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Greece avoids default, but for how long?

Greece avoids default, but for how long?
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What has happening in Greece is the biggest restructuring of government debt in history.

It comes after a nerve-wracking week when it looked like Greece’s private creditors might not agree to the deal.

For a long time the investors who had lent Athens billions had haggled in meetings like this one with the finance minister but eventually accepted that if Greece went bankrupt they’d get nothing.

One hundred and seventy seven billion euros of loans will be exchanged for new ones with much lower face values, lower interest rates and longer maturities.

Nearly 86 percent of the bondholders accepted that and they will lose three quarters of the value of their investments.

Muchalis Massourakis, Chief Economist with Greece’s Alpha Bank was hopeful a turning point had been reached: “We are going to suffer a big haircut because of this debt restructuring, but at the same time, for us, it is very important — not the transaction per se — but the fact that this is the beginning of the restoration of confidence in the economy and this will bring back, let us say, the commercial banking business to the banks.”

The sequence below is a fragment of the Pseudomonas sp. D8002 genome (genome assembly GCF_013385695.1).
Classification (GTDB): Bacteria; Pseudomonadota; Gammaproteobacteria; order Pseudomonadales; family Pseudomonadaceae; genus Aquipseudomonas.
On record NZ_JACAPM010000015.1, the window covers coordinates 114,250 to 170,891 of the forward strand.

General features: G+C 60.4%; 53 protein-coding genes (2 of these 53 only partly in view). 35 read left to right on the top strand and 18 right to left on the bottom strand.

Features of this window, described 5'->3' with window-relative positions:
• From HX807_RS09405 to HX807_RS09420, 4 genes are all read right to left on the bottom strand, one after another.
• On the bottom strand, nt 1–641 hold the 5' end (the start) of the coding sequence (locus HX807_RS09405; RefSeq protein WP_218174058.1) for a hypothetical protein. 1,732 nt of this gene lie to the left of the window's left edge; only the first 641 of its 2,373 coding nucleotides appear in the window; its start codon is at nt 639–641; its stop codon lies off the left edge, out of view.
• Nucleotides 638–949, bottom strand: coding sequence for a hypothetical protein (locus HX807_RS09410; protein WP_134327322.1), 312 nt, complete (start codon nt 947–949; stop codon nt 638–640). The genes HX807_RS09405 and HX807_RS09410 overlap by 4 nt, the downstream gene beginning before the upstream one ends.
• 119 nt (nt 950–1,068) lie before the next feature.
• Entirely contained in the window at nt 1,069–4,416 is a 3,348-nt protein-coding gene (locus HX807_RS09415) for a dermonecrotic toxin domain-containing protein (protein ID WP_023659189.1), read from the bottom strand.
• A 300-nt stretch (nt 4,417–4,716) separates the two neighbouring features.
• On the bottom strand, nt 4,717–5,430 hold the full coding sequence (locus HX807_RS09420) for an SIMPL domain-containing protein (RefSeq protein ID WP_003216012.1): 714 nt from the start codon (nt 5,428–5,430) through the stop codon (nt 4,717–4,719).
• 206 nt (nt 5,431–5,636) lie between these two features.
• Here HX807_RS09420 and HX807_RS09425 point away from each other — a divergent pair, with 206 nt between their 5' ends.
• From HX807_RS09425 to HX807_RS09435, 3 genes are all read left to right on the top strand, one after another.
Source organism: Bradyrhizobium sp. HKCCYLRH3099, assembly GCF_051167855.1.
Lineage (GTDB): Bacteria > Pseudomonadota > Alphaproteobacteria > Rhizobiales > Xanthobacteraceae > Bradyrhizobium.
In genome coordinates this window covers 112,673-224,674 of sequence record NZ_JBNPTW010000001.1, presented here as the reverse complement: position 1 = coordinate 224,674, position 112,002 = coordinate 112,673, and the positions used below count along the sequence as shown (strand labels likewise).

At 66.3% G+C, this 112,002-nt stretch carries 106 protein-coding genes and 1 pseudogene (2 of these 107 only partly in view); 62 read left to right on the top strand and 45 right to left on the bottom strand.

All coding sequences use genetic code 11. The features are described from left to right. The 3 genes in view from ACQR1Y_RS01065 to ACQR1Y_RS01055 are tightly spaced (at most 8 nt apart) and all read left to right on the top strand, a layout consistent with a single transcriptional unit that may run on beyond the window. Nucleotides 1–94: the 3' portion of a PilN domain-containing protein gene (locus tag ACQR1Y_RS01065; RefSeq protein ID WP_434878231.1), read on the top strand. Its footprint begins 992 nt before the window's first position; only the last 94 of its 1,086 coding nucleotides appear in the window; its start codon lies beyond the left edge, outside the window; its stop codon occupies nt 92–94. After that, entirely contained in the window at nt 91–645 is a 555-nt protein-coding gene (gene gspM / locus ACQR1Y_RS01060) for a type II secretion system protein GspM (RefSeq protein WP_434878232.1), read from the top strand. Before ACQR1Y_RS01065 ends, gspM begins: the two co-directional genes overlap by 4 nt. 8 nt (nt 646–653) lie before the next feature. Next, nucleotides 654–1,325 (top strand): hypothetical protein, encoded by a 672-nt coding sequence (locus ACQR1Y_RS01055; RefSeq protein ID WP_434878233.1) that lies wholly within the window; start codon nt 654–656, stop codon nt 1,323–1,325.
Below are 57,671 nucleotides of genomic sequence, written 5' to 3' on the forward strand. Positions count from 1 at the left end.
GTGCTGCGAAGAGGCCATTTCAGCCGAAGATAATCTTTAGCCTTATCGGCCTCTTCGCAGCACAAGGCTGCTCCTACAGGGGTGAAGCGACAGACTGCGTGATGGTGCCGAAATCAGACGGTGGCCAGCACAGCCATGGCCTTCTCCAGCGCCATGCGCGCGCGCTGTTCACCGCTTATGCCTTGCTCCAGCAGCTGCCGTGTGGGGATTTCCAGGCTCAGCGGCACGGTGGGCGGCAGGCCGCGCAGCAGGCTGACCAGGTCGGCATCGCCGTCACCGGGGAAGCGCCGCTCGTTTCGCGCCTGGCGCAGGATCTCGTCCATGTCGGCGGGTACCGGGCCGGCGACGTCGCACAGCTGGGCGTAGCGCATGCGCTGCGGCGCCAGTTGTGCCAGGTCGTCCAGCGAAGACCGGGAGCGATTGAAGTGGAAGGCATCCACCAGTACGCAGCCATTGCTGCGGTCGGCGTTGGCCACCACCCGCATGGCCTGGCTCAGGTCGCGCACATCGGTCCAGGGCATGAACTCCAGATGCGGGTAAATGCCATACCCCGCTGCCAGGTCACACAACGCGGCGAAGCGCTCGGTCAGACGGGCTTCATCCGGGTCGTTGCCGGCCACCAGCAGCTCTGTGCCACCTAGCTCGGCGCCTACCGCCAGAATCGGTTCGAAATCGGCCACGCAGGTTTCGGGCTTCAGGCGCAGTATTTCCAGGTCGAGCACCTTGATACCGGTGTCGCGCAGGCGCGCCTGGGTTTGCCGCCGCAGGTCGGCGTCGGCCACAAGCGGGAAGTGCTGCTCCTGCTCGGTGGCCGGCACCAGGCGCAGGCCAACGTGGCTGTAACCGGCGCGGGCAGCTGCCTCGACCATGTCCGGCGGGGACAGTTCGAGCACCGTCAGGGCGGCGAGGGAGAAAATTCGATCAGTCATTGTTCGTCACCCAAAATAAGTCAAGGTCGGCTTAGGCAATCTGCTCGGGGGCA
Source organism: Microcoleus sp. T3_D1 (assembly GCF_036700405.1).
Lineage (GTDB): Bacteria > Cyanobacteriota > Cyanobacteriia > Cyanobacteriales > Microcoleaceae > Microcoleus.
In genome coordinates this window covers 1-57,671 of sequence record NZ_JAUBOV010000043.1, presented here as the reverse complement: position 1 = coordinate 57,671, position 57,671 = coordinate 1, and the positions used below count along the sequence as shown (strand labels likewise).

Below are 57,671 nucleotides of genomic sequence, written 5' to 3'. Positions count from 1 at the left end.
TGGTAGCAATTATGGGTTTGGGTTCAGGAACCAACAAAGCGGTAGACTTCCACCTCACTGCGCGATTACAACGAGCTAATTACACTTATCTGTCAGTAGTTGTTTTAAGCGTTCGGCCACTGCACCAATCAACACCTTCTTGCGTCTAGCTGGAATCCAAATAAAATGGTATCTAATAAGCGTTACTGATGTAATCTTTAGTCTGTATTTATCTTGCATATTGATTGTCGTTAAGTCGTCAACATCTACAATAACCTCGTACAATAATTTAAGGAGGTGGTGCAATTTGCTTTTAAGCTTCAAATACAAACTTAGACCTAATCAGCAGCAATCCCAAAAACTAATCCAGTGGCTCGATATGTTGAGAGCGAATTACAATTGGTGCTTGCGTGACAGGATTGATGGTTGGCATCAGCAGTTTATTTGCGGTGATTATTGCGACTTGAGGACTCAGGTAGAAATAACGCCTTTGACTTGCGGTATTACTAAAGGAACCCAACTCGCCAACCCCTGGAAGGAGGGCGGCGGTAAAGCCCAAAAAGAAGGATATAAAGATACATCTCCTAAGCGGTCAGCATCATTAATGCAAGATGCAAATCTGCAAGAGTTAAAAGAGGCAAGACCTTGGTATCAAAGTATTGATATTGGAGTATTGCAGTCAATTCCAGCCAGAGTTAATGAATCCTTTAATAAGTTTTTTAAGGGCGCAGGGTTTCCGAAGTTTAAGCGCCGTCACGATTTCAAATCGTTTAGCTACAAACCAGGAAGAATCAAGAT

Other analysts were not so confident that banks will want to risk lending money to the Athens government even in the long term and some are already predicting that Greece – with its economy in tatters – will start to run out of money again soon perhaps as early as the second half of this year.

Commerzbank economist Joerg Kraemer said: “The crisis is not over yet. The European Union has bought some time for Greece. But when Greece continues not to implement the promised reforms that it’s only a question of time until new problems will pop up. And especially in the second half of the year I see a probability of above 50 percent that the European Union is so frustrated that it stops releasing fresh money to Greece.”

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